VACCINATING schoolboys in Scotland against the potentially deadly human papillomavirus (HPV) has the potential to slash cases of head and neck cancer among men in the future, according to a major new study.

For the first time in Scotland, researchers analysed tumours from head and neck cancer patients to determine how many tested positive for the virus, which is better known for it association with cervical cancer.

The scientists, from Glasgow Caledonian, Glasgow and Strathclyde universities, examined 235 patients from the Greater Glasgow and Clyde region who had been diagnosed with oropharyngeal cancer, which affects the part of the throat directly behind the mouth.

Over a two year period from 2013 to 2015, they found that 78 per cent of cases had occurred among men. Of those, 60% tested positive for the HPV virus, with the most commonly present strain being HPV type 16 - one of four strains which the NHS vaccine, Gardasil, protects against.

Read more: School HPV vaccination delivering 'dramatic' cuts in cervical disease 

The HPV vaccination has been routinely available to schoolgirls through Scotland's national immunisation programme since 2008, but in July 2018 the Scottish Government confirmed that it would extend HPV vaccination to schoolboys as well.

There is no date yet for its introduction, but Public Health Minister Joe Fitzpatrick said it would be rolled out "as soon as practicable" in conjunction with Health Protection Scotland and NHS Scotland.

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However, the findings today indicate that some of the benefits already seen in relation to a reduction in cervical disease among women could be replicated in relation to head and neck cancers in men.

Co-author Dr Kevin Pollock, of GCU, said: “Our latest data shows that 78% of people with head and neck cancers were men and that HPV was present in 60% of the cancers. This means the vaccine may reduce some of these cancers in the long term in Scotland.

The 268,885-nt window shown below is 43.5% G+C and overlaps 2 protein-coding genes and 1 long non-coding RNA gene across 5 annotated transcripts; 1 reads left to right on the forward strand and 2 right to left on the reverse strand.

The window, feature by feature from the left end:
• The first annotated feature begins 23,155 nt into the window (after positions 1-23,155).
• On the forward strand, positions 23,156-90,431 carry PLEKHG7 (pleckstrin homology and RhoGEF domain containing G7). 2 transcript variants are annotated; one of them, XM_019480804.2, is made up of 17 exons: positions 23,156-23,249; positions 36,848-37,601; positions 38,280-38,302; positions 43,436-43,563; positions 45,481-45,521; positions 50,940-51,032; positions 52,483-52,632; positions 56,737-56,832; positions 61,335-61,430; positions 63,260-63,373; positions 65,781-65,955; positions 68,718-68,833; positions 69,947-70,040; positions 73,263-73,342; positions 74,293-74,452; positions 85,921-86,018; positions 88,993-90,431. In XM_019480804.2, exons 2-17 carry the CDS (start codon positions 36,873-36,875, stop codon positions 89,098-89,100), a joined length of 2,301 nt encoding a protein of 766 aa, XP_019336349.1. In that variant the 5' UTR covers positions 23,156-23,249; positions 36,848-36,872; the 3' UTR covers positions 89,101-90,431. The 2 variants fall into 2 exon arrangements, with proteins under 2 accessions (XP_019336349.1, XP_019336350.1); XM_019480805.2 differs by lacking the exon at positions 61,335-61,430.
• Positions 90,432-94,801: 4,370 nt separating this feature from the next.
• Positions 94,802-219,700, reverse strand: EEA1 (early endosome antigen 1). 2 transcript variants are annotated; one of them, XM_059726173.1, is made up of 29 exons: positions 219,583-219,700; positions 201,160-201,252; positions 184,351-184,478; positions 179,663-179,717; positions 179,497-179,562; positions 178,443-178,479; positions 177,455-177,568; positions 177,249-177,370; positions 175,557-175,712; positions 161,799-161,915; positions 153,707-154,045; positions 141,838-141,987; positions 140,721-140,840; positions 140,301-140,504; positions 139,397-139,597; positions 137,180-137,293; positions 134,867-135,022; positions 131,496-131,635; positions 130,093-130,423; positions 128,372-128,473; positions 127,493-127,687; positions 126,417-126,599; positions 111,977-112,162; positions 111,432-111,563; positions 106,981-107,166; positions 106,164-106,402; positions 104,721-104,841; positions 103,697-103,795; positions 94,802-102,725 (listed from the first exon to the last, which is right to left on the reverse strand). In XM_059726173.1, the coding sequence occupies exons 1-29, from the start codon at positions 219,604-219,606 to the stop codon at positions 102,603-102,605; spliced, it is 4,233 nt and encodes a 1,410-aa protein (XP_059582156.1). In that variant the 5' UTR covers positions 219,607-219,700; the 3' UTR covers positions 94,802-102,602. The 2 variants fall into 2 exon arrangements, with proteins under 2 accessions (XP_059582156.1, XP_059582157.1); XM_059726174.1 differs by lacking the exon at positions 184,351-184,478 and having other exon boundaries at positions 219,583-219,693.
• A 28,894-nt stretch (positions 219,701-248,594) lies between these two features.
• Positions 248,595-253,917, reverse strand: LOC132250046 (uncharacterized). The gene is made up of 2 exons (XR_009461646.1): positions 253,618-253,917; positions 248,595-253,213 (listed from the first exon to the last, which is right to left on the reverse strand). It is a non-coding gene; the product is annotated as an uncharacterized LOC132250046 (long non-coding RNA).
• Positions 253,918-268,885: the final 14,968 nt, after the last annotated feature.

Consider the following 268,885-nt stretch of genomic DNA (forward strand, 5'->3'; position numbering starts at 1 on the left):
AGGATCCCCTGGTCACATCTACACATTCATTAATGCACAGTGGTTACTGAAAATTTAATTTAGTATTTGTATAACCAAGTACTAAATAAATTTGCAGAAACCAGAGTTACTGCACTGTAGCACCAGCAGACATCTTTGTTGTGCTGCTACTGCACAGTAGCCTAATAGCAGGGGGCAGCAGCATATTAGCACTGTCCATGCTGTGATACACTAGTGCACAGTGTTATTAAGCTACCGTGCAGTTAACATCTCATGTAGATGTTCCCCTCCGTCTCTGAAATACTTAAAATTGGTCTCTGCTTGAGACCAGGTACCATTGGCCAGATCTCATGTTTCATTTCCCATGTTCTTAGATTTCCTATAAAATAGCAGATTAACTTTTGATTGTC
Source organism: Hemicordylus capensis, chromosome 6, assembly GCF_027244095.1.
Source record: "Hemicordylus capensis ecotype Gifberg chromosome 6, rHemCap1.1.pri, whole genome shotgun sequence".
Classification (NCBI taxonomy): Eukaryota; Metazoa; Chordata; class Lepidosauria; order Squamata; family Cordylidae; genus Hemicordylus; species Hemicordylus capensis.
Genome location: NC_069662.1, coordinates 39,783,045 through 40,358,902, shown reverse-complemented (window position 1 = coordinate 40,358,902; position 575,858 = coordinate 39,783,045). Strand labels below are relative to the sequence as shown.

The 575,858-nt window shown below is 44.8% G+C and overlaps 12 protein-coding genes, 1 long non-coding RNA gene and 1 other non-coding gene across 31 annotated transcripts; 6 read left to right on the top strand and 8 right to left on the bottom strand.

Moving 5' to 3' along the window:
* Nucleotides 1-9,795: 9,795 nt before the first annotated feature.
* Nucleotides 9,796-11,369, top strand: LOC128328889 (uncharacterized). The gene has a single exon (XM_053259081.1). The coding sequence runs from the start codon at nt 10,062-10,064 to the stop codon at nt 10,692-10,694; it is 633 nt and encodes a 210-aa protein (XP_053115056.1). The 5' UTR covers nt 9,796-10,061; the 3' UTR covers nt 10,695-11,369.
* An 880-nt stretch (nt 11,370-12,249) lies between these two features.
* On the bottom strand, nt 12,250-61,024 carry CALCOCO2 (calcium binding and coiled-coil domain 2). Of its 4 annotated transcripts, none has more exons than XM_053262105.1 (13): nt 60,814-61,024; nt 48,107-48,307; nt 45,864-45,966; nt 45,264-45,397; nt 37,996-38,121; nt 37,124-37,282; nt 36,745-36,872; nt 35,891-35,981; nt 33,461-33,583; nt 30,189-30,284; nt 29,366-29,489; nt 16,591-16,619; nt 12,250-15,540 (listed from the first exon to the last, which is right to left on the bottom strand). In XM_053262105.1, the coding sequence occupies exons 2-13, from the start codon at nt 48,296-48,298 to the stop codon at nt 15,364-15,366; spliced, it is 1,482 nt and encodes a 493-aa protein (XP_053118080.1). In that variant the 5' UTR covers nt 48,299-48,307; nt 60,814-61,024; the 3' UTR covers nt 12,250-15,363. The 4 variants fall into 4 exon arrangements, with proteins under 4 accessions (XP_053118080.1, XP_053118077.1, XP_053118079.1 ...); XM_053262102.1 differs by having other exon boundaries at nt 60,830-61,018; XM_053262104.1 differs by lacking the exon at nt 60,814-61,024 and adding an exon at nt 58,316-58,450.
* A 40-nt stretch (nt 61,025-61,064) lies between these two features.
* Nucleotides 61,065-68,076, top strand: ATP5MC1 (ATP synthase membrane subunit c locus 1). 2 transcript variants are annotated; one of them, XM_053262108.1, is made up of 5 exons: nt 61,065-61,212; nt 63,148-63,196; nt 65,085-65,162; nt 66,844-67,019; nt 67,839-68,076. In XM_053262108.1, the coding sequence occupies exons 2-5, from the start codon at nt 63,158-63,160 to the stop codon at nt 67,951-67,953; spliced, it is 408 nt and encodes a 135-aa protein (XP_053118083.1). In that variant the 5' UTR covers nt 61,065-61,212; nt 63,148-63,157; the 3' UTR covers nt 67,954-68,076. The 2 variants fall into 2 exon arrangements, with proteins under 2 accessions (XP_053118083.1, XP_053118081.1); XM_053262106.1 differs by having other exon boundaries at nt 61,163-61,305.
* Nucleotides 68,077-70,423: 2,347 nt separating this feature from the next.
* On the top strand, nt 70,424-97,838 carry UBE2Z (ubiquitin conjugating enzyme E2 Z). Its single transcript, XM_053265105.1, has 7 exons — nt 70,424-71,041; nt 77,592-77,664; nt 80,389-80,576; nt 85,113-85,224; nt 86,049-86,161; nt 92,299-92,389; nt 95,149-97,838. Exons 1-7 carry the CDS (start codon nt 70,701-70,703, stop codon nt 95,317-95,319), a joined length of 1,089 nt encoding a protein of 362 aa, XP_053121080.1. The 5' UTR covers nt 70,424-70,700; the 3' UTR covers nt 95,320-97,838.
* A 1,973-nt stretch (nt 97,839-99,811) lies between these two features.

"Not only that but when we looked at the deprivation status of these cases – much like cervical cancer – head and neck cancers are disproportionately experienced by more deprived individuals.

"We know that smoking and alcohol consumption are linked to these cancers and policies are in place to try and reduce this consumption but the great thing about a vaccine given to young boys is that if you give it early enough and see a high uptake across in all the deprived areas you are reducing the inequality.”

Read more: HPV vaccine to be rolled out to boys in Scotland 

Head and neck cancer has been increasing over last 25 years, particularly amongst men. In 1994, there were 100 cases in Scotland but by 2015 the numbers had soared three-fold to 350, with incidence particularly high in the west of Scotland.

Dr Pollock added: “Some of the reasons for this increase are due to alcohol and smoking but we think the proportion of HPV-related head and neck cancers are increasing. This might be due to a change in sexual behaviours.”

When the authors analysed cases of head and neck cancer in the Scottish Cancer Registry over the past 40 years, they found a changing pattern for the disease.

The rate of laryngeal cancer, which is strongly associated with tobacco consumption, has remained essentially stable. Oral cancer, which is associated with alcohol consumption, is steadily increasing.

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However, oropharyngeal cancer has risen comparatively more rapidly and is projected to rise further. Public health experts must take account of the "dramatic and relatively new role of HPV", say the researchers.

HPV is an extremely common sexually-transmitted virus, present in around 80% of the population at any one time.

In most cases, the body's immune system can fight it off but when that does not happen it can lie dormant and eventually lead to cancer.

Previous studies worldwide have shown that the prevalence of high-risk HPV strains in oropharyngeal tumours ranges from 6.1% in Spain and 38% in the Netherlands to 62% in Denmark.

US estimates are consistently higher at around 60 to 70%, whereas in South America fewer than 5% of oropharyngeal cancer cases tested positive for HPV.

In April, Dr Pollock and colleagues hailed the effectiveness of the HPV jab after their study revealed that routinely vaccinating schoolgirls in Scotland had led to a “dramatic” drop in cervical disease later in life.

The researchers found the vaccine has nearly wiped out cases of cervical pre-cancer in young women since an immunisation programme was introduced 10 years ago.

While they recommend extending the HPV vaccine to boys, they say it should not be done alone.

They write: "Although primary prevention of most [oropharyngeal cancers] through vaccination will probably exert a significant influence on the burden of this disease in time, in the shorter term, Scotland must address other interventions to promote healthy living in order to reduce excessive alcohol consumption and smoking. 

"Such interventions, if successfully implemented, would have far-reaching benefits beyond the reduction of oropharyngeal cancers."

The study is published in the Royal College of Radiologists' journal 'Clinical Oncology', published by Elsevier.